Tuesday, February 22, 2011

Project Euler–Problem 7


From Project Euler:
By listing the first six prime numbers: 2, 3, 5, 7, 11, and 13, we can see that the 6th prime is 13.
What is the 10001st prime number?


Finding primes is an interesting problem. There are a number of ways that we can go about doing so, and it is something we will need to do several times throughout the Project Euler problems. So we will want to develop a solution that is not only accurate, but also fairly efficient.
A fairly efficient method for finding all of the prime numbers below a given value is the Sieve of Eratosthenes.  The way it works is simple:
  1. Create  a list of consecutive integers from two to n: (2, 3, 4, …, n)
  2. Start with p = 2, the first prime number.
  3. Remove from the list all multiples of p less than or equal to n.
  4. Find the smallest number remaining on the list greater than p. This is the next prime number. Set p equal to this number.
  5. Repeat this process until p2 is greater than n.
  6. All remaining numbers on the list are prime.
This works extremely well if you know what your upper bound is going to be.  While we could take a guess and generate all the primes up to some arbitrarily large number, we would like a way of using this method to generate any arbitrary number of primes. This can still be done if we take into account the following facts:
  1. If we want an arbitrary limit, there is no n value, so we cannot stop striking composite numbers as in step 5 above.
  2. Since we have no upper bound, striking all of the multiples of p would be impossible (there are infinitely many). So we will only strike the next multiple and worry about the larger ones when we get to them.
  3. There is insufficient memory to store a list of all numbers (obviously), so we will ignore all primes that have already been yielded and all composites that have already been stricken. Thus we will only store a list of composites that will need to be stricken when we reach them.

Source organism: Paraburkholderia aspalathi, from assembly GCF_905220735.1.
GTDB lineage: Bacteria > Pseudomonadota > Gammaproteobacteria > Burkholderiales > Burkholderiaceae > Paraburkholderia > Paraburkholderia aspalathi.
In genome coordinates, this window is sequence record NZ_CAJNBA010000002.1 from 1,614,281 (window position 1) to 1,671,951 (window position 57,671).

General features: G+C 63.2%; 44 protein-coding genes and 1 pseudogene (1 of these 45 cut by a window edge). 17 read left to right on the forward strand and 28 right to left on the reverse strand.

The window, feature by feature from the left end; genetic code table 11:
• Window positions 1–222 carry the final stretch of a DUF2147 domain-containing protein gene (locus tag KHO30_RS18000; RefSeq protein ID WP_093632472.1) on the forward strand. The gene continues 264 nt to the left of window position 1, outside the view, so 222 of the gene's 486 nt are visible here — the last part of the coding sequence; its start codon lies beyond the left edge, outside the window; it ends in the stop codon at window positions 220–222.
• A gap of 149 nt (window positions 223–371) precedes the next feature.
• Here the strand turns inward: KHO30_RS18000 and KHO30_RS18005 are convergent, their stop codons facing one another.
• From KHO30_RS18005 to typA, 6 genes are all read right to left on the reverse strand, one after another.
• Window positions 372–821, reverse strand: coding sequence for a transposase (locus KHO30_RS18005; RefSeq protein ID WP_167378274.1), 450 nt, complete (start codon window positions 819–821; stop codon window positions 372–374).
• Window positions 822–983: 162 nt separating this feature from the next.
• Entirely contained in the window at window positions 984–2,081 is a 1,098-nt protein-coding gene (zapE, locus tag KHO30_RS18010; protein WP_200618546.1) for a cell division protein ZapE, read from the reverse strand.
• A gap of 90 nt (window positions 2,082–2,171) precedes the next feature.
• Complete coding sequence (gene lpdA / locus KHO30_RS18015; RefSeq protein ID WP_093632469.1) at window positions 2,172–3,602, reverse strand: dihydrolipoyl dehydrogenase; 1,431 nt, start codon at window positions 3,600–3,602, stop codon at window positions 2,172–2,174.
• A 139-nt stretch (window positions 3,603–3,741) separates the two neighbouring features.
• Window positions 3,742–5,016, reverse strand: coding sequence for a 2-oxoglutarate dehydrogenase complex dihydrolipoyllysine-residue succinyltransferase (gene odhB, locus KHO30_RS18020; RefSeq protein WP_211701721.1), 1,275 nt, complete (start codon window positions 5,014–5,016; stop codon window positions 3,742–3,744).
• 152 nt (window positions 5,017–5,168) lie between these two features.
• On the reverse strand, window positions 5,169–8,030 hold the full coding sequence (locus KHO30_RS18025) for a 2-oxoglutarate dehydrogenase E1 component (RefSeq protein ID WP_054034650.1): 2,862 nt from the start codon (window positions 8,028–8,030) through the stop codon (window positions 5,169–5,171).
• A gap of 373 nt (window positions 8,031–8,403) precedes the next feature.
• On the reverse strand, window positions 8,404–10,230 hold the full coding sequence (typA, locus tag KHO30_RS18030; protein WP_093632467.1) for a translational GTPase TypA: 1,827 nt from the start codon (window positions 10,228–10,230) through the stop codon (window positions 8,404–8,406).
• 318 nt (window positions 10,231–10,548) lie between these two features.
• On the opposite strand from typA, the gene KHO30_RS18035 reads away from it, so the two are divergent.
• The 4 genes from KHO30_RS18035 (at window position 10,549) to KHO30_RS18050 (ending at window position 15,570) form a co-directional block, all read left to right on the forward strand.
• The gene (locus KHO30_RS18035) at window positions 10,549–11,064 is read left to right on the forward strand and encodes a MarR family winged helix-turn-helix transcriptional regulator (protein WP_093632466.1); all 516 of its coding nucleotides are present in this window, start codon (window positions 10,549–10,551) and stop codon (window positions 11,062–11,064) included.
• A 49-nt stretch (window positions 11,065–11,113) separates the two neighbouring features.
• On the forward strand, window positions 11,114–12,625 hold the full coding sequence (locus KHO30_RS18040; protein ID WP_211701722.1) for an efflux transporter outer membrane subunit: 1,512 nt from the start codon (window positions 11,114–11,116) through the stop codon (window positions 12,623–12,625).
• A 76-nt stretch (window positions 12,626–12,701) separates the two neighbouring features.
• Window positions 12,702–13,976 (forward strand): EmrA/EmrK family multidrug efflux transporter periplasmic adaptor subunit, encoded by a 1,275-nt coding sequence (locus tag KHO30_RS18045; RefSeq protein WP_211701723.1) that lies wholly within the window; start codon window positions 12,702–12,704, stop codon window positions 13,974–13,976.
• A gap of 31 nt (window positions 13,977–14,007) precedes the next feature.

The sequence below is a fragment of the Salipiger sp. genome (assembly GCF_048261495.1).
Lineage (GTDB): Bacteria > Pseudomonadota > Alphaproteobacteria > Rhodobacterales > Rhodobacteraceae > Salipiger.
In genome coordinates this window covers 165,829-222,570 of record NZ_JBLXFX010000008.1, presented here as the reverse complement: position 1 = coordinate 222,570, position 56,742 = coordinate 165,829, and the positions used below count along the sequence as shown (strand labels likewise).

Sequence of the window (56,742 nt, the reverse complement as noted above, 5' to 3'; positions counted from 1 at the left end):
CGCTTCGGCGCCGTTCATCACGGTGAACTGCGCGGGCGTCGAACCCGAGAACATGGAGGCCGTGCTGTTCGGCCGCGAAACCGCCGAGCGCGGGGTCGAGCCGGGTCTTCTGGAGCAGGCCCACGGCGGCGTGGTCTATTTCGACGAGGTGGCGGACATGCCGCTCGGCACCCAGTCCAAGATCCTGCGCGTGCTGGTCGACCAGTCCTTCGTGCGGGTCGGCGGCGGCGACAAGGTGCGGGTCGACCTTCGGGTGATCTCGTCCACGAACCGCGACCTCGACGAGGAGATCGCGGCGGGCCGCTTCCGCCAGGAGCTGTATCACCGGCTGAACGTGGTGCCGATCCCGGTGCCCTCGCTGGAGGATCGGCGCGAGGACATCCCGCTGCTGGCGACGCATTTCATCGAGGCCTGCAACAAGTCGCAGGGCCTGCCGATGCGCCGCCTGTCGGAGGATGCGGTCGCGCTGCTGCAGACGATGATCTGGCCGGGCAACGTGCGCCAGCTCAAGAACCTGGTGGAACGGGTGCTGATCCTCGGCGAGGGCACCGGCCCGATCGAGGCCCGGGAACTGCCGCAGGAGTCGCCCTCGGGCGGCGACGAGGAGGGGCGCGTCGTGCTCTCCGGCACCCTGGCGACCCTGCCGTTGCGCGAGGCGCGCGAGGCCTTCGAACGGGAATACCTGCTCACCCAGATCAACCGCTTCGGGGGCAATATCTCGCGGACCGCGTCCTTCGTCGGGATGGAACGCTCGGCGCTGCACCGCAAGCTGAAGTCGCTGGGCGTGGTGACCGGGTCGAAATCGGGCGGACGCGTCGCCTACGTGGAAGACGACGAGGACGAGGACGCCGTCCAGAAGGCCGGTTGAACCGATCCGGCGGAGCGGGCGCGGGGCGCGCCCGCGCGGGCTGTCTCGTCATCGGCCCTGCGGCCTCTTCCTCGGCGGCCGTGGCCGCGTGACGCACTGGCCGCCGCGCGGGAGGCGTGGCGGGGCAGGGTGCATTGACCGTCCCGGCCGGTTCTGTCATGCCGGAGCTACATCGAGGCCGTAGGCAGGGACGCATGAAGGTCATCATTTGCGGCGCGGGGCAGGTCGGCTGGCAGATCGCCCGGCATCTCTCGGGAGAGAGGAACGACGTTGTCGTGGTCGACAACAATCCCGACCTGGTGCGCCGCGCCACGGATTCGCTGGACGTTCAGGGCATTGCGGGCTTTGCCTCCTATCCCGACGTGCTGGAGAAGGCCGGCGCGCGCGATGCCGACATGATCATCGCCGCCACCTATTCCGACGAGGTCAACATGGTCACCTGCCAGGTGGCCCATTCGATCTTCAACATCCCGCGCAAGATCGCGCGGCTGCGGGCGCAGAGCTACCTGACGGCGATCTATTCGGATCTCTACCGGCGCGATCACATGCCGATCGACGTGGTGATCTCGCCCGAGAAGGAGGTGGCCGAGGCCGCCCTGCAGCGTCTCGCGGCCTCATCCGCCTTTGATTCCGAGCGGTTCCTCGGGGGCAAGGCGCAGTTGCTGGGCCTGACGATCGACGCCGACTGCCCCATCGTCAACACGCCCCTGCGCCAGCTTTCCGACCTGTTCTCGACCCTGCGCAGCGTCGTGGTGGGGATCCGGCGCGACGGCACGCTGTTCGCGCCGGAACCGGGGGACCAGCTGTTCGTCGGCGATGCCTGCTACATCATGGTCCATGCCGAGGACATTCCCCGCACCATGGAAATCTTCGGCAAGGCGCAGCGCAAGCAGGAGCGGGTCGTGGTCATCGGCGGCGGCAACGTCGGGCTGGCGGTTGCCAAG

This last observation is the real trick. Instead of keeping a list of prime candidates, we’ll keep  a list of known composites to strike. We’ll also need to know what primes that composite is a multiple of in order to know what the next multiples of each will be. For instance, 12 is a multiple of both 2 and 3. This means that it would be stricken by both in the original sieve algorithm. We would need to know this so that we can see that the next multiple of 2 will be 14 and the next multiple of 3 will be 15.
One final note before we start implementing our algorithm. When we reach a prime number p, we do not need to strike the first p-1 multiples of p. This is because those multiples will be a multiple of another prime as well. This can easily be seen with an example:
  • Given the prime number p = 11
  • 2p = 22 which is a multiple of 2
  • 3p = 33 which is a multiple of 3
  • 4p = 2*2p = 44 which is a multiple of 2
  • 5p = 55 which is a multiple of 5
  • 6p = 2*3p = 66 which is a multiple of both 2 and 3
  • 7p = 77 which is a multiple of 7
  • 8p = 2*2*2p = 88 which is a multiple of 2
  • 9p = 3*3p = 99which is a multiple of 3
  • 10p = 5*2p = 110 which is a multiple of both 2 and 5
  • 11p = 121 which is only a multiple of 11.
Therefore, when we find a prime p, the first composite we need to concern ourselves with is p2.
class PrimeGenerator
 include Enumerable

 def each
  composites = {}
  n = 2
  while true
   if composites.has_key?(n)
    factors = composites.delete(n)
    factors.each { |factor| composites.merge!(n + factor => [factor]) { |key,left,right| left + right } }
    composites.merge!(n**2 => [n]) { |key,left,right| left + right }
    yield n
   n += 1
With this class in place, finding the 10,001st prime is as simple as:
The full source and specifications can be seen on github. Next time, discovering the largest product of five consecutive digits in a 1000-digit number.

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